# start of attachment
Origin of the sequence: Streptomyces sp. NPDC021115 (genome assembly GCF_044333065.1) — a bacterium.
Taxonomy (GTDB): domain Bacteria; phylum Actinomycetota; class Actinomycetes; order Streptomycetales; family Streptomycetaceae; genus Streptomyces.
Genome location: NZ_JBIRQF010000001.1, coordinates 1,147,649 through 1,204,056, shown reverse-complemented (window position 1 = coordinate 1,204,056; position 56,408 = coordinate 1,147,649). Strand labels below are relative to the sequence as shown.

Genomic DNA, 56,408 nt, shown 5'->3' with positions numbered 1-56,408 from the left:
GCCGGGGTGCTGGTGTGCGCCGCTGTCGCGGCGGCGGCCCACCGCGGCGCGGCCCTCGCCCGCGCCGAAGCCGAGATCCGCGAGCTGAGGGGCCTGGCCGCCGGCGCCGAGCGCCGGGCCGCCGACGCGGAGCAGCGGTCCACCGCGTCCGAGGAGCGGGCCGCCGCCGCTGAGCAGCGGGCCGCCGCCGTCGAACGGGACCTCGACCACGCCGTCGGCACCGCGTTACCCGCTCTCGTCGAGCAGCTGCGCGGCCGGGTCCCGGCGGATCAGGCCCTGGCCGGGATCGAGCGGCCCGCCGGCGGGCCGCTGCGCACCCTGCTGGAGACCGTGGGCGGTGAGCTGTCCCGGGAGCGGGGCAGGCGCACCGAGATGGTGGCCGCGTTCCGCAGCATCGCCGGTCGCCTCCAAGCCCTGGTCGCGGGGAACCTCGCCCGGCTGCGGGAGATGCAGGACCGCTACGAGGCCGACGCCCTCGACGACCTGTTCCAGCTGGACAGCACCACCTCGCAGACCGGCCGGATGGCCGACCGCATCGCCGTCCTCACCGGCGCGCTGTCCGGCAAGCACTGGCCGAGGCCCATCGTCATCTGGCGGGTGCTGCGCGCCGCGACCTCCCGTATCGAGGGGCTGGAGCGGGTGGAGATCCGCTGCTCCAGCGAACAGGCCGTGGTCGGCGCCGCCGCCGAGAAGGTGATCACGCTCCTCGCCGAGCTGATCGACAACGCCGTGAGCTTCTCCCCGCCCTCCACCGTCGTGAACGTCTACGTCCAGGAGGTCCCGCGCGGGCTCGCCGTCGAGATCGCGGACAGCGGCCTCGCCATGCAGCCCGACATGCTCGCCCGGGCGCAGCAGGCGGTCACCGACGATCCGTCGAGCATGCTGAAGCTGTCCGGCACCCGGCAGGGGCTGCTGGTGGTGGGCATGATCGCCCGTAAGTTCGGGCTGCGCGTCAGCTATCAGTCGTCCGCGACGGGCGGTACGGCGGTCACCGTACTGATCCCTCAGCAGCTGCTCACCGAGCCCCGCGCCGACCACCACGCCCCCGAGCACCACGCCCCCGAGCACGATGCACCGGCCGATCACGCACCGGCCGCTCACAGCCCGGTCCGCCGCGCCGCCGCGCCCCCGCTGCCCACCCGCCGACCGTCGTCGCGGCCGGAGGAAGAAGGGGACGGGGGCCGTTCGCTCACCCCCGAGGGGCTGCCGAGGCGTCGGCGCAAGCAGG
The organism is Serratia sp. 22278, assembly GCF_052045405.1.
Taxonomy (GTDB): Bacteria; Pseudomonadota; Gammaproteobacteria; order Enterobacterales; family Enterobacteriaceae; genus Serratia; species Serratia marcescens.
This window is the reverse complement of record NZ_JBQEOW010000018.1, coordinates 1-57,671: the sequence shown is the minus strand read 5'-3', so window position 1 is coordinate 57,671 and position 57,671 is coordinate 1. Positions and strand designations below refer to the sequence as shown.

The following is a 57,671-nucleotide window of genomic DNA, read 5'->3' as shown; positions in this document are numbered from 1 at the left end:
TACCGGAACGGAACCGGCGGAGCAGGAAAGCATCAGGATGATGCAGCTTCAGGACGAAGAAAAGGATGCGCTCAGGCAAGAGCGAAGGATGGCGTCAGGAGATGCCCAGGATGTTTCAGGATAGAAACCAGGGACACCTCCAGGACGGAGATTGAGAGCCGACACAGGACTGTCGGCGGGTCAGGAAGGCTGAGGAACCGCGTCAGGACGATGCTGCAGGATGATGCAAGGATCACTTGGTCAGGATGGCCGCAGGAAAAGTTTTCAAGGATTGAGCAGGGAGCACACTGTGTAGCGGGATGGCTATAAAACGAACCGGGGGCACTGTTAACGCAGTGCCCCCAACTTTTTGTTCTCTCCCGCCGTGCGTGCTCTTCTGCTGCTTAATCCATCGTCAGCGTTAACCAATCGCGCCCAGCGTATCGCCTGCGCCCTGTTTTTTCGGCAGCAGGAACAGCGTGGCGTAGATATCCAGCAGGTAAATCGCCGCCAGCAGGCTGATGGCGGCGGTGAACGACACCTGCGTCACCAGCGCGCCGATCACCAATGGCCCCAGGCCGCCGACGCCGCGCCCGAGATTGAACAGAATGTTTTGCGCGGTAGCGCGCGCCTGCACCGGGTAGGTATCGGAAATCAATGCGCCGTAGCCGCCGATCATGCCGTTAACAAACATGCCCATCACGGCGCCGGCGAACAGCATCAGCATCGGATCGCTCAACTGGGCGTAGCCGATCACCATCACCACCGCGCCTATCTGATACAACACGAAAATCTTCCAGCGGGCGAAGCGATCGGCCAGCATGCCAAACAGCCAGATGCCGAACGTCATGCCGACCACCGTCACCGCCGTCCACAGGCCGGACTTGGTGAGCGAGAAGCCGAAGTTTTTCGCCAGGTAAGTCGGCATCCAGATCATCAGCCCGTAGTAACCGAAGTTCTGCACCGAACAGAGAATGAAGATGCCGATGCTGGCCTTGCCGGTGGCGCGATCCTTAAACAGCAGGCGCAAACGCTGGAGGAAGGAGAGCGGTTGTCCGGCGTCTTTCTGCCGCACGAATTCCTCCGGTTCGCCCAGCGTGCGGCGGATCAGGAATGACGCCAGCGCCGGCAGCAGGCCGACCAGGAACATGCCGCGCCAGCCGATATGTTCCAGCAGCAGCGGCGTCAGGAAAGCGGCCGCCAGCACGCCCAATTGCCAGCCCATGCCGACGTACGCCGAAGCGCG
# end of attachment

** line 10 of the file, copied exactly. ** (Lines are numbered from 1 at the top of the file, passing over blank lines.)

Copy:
TACCGGAACGGAACCGGCGGAGCAGGAAAGCATCAGGATGATGCAGCTTCAGGACGAAGAAAAGGATGCGCTCAGGCAAGAGCGAAGGATGGCGTCAGGAGATGCCCAGGATGTTTCAGGATAGAAACCAGGGACACCTCCAGGACGGAGATTGAGAGCCGACACAGGACTGTCGGCGGGTCAGGAAGGCTGAGGAACCGCGTCAGGACGATGCTGCAGGATGATGCAAGGATCACTTGGTCAGGATGGCCGCAGGAAAAGTTTTCAAGGATTGAGCAGGGAGCACACTGTGTAGCGGGATGGCTATAAAACGAACCGGGGGCACTGTTAACGCAGTGCCCCCAACTTTTTGTTCTCTCCCGCCGTGCGTGCTCTTCTGCTGCTTAATCCATCGTCAGCGTTAACCAATCGCGCCCAGCGTATCGCCTGCGCCCTGTTTTTTCGGCAGCAGGAACAGCGTGGCGTAGATATCCAGCAGGTAAATCGCCGCCAGCAGGCTGATGGCGGCGGTGAACGACACCTGCGTCACCAGCGCGCCGATCACCAATGGCCCCAGGCCGCCGACGCCGCGCCCGAGATTGAACAGAATGTTTTGCGCGGTAGCGCGCGCCTGCACCGGGTAGGTATCGGAAATCAATGCGCCGTAGCCGCCGATCATGCCGTTAACAAACATGCCCATCACGGCGCCGGCGAACAGCATCAGCATCGGATCGCTCAACTGGGCGTAGCCGATCACCATCACCACCGCGCCTATCTGATACAACACGAAAATCTTCCAGCGGGCGAAGCGATCGGCCAGCATGCCAAACAGCCAGATGCCGAACGTCATGCCGACCACCGTCACCGCCGTCCACAGGCCGGACTTGGTGAGCGAGAAGCCGAAGTTTTTCGCCAGGTAAGTCGGCATCCAGATCATCAGCCCGTAGTAACCGAAGTTCTGCACCGAACAGAGAATGAAGATGCCGATGCTGGCCTTGCCGGTGGCGCGATCCTTAAACAGCAGGCGCAAACGCTGGAGGAAGGAGAGCGGTTGTCCGGCGTCTTTCTGCCGCACGAATTCCTCCGGTTCGCCCAGCGTGCGGCGGATCAGGAATGACGCCAGCGCCGGCAGCAGGCCGACCAGGAACATGCCGCGCCAGCCGATATGTTCCAGCAGCAGCGGCGTCAGGAAAGCGGCCGCCAGCACGCCCAATTGCCAGCCCATGCCGACGTACGCCGAAGCGCG